Volume 301 No. 101


Life and Community Living


Insurance Requirements

Changes to the Illinois Condominium  

Property Act Effective June 1, 2015 




In our last newsletter we briefly discussed many upcoming changes in the Illinois Condominium Act that went into effect as of the first day of 2015. There are several changes that go into effect on June 1, 2015 related to insurance coverage. We are reviewing these changes with your insurance agent. Here is a brief summary of those changes:

  • Beginning in June, property insurance policies issued to condominium associations must include minimum required coverage for demolition costs and the increased costs of construction. Ordinance or Law coverage B (demolition) and C (Increased Cost of Construction) must be a total minimum limit of 10% of the cost to rebuild or $500,000, whichever is less.

  • A board of directors may no longer buy unit owner's insurance for members of the association and bill the unit owner for coverage.

  • The Directors and Officers (D&O) liability insurance will be required to be broader and more inclusive. It will need to include volunteers, directors, and officers from claims or lawsuits. Illinois Condominium Property Act (ICPA) Section 12(a)(3)(D) requires that D&O insurance policies provide coverage for non-monetary claims (e.g., a lawsuit seeing an injunction or a declaratory judgment), breach of contract actions, and claims related to placement or adequacy of insurance. In addition, the D&O liability coverage must include coverage for past, present and future board members, the managing agent, and employees of the board or its managing agent.

  • The definition of "improvements and betterments" in ICPA Section 12(b) has been revised to include "additions, alterations or upgrades installed or purchased by a unit owner."

Information provided courtesy of Total Insurance Services, Inc. of Northbrook, IL.

Community Association Living-

How do we compare? 



We like to think most community association neighbors are happy living in their community and we certainly hope your owners are among them. But how do the more than 65 million Americans who live in homeowners associations and condominium communities feel about their own homeowners associations and condominium communities? Are they happy with their elected boards? How do they feel about the rules?


The Foundation for Community Association Research, an affiliate of the Community Associations Institute (CAI), sponsored a recent national public opinion survey to answer these and other questions. Here are some of the key findings:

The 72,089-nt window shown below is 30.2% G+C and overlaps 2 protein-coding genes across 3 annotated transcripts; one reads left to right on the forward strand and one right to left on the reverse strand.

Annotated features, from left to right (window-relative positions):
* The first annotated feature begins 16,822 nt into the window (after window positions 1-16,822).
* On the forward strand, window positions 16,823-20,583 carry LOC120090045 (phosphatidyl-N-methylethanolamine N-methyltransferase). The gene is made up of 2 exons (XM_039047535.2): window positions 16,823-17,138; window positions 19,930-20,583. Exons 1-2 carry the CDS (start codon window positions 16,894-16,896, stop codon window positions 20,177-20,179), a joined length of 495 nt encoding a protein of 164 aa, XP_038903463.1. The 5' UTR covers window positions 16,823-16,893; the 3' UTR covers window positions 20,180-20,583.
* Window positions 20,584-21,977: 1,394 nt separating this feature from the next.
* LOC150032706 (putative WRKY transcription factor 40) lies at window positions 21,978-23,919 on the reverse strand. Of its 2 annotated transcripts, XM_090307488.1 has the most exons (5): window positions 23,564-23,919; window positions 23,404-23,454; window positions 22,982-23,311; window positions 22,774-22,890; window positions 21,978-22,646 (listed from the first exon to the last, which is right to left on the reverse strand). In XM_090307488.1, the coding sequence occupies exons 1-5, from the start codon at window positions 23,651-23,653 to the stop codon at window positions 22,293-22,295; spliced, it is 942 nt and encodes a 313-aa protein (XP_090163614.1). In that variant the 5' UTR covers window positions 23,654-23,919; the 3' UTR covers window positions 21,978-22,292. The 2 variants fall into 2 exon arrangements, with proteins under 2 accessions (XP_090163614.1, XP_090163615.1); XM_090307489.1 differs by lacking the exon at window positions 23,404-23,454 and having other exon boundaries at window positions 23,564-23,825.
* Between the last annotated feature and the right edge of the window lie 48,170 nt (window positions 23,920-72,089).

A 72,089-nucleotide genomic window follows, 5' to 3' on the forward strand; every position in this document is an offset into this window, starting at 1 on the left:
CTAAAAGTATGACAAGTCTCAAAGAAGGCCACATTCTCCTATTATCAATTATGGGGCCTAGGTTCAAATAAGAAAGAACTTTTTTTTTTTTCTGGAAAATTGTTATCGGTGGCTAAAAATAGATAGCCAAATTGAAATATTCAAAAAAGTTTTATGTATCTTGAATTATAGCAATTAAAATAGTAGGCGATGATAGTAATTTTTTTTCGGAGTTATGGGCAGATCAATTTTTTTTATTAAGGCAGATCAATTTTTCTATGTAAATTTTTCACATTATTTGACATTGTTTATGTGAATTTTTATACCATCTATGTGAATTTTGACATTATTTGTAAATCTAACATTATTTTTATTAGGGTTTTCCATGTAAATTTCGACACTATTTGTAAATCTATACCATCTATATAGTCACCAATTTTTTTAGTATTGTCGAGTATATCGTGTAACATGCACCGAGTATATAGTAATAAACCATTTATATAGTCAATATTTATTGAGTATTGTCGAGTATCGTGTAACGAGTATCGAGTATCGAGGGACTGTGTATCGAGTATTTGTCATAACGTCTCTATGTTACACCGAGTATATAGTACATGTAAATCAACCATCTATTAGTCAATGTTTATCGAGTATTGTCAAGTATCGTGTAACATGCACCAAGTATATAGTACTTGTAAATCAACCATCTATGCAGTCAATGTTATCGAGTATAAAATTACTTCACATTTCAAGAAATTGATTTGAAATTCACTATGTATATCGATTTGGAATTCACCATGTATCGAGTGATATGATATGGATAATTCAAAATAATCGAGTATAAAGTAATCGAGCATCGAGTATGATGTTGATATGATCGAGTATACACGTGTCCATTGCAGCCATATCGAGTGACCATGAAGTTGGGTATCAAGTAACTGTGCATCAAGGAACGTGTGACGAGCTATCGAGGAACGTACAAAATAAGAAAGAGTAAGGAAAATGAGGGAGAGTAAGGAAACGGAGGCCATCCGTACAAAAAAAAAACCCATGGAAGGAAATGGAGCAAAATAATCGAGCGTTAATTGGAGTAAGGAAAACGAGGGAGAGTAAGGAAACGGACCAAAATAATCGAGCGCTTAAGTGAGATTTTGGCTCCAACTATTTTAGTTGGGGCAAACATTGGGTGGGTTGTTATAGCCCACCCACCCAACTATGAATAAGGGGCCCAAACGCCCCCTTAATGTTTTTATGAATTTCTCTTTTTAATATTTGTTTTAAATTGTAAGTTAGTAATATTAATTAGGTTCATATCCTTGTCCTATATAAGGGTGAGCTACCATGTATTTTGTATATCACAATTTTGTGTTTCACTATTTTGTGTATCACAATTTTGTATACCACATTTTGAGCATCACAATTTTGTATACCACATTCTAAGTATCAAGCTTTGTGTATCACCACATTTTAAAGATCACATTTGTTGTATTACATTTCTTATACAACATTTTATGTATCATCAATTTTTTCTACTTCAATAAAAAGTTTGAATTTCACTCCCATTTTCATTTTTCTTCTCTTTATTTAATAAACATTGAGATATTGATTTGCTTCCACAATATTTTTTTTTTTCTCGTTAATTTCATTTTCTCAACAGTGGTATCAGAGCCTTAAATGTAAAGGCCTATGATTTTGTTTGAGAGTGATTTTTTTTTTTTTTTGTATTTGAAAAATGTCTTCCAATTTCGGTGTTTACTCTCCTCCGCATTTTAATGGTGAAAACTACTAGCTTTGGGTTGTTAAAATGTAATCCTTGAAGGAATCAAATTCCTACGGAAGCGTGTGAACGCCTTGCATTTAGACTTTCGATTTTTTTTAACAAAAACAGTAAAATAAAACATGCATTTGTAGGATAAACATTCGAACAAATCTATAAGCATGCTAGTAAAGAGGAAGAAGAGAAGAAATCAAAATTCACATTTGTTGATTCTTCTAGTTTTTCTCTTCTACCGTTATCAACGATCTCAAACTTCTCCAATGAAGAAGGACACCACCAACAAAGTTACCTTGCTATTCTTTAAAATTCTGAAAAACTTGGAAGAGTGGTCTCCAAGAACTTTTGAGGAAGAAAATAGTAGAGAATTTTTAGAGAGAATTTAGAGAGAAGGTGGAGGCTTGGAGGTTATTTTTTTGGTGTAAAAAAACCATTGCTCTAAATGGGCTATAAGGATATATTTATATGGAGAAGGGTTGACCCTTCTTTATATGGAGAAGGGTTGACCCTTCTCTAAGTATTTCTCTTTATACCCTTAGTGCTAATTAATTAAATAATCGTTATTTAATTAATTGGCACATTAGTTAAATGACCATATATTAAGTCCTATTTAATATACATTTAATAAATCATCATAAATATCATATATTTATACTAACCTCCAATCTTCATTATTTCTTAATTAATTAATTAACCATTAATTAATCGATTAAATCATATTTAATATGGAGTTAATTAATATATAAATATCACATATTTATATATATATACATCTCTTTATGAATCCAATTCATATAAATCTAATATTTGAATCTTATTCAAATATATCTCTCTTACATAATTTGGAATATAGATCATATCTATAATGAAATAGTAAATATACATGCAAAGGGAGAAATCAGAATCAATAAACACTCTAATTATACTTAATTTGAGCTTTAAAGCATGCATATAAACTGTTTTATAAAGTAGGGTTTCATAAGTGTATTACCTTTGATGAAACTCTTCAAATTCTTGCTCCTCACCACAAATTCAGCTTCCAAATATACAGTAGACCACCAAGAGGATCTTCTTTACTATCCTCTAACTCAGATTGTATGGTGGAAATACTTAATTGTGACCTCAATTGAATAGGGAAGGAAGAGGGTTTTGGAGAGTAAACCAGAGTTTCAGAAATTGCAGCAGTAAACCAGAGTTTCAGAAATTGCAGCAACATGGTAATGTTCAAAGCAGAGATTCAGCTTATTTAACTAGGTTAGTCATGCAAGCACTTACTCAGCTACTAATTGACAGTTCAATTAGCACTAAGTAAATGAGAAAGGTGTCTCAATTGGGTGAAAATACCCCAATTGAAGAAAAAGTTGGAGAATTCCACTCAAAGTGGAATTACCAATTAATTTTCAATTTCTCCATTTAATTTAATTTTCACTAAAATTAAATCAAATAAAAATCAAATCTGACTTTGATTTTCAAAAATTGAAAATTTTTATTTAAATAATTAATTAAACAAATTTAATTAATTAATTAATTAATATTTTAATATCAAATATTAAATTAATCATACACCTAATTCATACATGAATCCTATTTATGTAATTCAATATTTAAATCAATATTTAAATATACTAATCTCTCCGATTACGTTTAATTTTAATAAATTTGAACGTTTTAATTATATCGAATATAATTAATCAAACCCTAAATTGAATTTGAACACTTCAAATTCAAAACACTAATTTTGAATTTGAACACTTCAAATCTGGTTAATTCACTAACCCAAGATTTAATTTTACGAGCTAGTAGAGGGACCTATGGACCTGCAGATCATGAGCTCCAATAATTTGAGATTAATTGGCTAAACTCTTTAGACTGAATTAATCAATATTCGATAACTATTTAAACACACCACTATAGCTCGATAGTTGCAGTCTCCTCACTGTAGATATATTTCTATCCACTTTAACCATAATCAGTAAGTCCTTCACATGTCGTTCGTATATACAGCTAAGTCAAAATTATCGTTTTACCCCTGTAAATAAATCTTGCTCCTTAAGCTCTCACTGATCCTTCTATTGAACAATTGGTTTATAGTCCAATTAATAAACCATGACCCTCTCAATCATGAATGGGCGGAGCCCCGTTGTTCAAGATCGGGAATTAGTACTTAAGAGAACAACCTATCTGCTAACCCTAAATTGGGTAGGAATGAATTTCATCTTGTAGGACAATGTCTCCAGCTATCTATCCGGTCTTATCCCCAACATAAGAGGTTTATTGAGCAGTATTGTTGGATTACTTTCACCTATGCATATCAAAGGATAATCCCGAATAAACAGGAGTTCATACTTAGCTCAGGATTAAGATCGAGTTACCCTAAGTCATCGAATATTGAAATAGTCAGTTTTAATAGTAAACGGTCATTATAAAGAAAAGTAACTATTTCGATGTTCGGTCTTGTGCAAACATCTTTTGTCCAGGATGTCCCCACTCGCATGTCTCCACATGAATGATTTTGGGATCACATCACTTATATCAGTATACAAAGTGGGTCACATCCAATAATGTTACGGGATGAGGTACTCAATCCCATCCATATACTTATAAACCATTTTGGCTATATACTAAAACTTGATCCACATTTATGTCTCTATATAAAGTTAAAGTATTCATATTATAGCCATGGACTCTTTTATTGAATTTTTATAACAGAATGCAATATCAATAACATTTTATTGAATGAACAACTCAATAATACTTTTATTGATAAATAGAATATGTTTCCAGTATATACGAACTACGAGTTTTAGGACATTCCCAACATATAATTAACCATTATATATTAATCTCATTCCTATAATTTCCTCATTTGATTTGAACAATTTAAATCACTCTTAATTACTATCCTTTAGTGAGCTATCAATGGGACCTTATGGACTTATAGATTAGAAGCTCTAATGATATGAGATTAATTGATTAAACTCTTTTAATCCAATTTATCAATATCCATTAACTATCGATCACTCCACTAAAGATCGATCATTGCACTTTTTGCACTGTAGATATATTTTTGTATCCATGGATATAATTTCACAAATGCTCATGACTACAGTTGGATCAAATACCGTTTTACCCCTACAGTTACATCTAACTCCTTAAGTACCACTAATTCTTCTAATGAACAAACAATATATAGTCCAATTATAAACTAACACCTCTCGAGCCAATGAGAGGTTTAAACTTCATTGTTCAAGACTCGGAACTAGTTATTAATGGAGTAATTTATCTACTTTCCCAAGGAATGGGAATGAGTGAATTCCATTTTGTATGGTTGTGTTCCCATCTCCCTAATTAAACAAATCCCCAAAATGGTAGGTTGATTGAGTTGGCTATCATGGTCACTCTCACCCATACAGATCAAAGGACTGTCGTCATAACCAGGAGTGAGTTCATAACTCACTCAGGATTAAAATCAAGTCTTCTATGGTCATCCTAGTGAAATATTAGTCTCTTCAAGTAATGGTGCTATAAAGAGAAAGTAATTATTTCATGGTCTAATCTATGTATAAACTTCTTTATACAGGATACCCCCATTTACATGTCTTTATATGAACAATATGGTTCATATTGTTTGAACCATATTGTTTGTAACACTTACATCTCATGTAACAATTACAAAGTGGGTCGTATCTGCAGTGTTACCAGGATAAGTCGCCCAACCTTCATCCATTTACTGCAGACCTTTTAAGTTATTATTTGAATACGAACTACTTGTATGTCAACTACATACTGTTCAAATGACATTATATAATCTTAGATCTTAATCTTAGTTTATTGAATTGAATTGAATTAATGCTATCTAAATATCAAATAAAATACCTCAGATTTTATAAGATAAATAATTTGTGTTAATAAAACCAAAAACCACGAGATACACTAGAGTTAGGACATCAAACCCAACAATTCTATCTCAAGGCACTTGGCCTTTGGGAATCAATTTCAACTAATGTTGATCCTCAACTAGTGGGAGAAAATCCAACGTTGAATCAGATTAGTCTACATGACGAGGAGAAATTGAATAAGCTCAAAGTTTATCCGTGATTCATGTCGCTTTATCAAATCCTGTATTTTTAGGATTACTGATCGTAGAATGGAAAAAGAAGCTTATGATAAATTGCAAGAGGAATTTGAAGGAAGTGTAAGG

• 90% of residents rate their overall community association experience as positive (64%) or neutral (26%).
  • 90% of residents say association board members "absolutely" or "for the most part" serve the best interests of their communities.
  • 83% say they get along well with their immediate neighbors.
  • 92% say they are on friendly terms with their association board members.
  • 83% of residents say their community managers provide value and support to residents and their associations.
  • 88% of residents who had direct contact with their community manager say it was a positive experience.
  • 70% of residents say their association's rules protect and enhance property value; only 4% say the rules harm property values.

 More national survey results, which include comparative data from similar surveys in 2005, 2007, 2009 and 2014, are available at http://www.caionline.org/2014survey.

Meetings - We're Having What Kind of Meeting?business-meeting-sm.jpg 
What's the difference between a board meeting and a special meeting, or an annual meeting and a town meeting? Confused? Here's some clarification


Annual Meetings

Annual meetings, or annual membership meetings are required by governing documents, which specify when they're to be conducted and how and when members are to be notified about the meeting. This is the main meeting of the year when members receive the new budget, elect a board, hear committee reports and discuss items of common interest.


Special Meetings

Special meetings are limited to a particular topic. The board can call a special meeting at any time and all association members must be notified in advance. The notice will specify the topic to be addressed. Special meetings give the board an opportunity to explore sensitive or controversial matters. An example might be an assessment increase. Members do not participate in the meeting unless asked directly by a board member. However, members have a right to listen to the board discussion.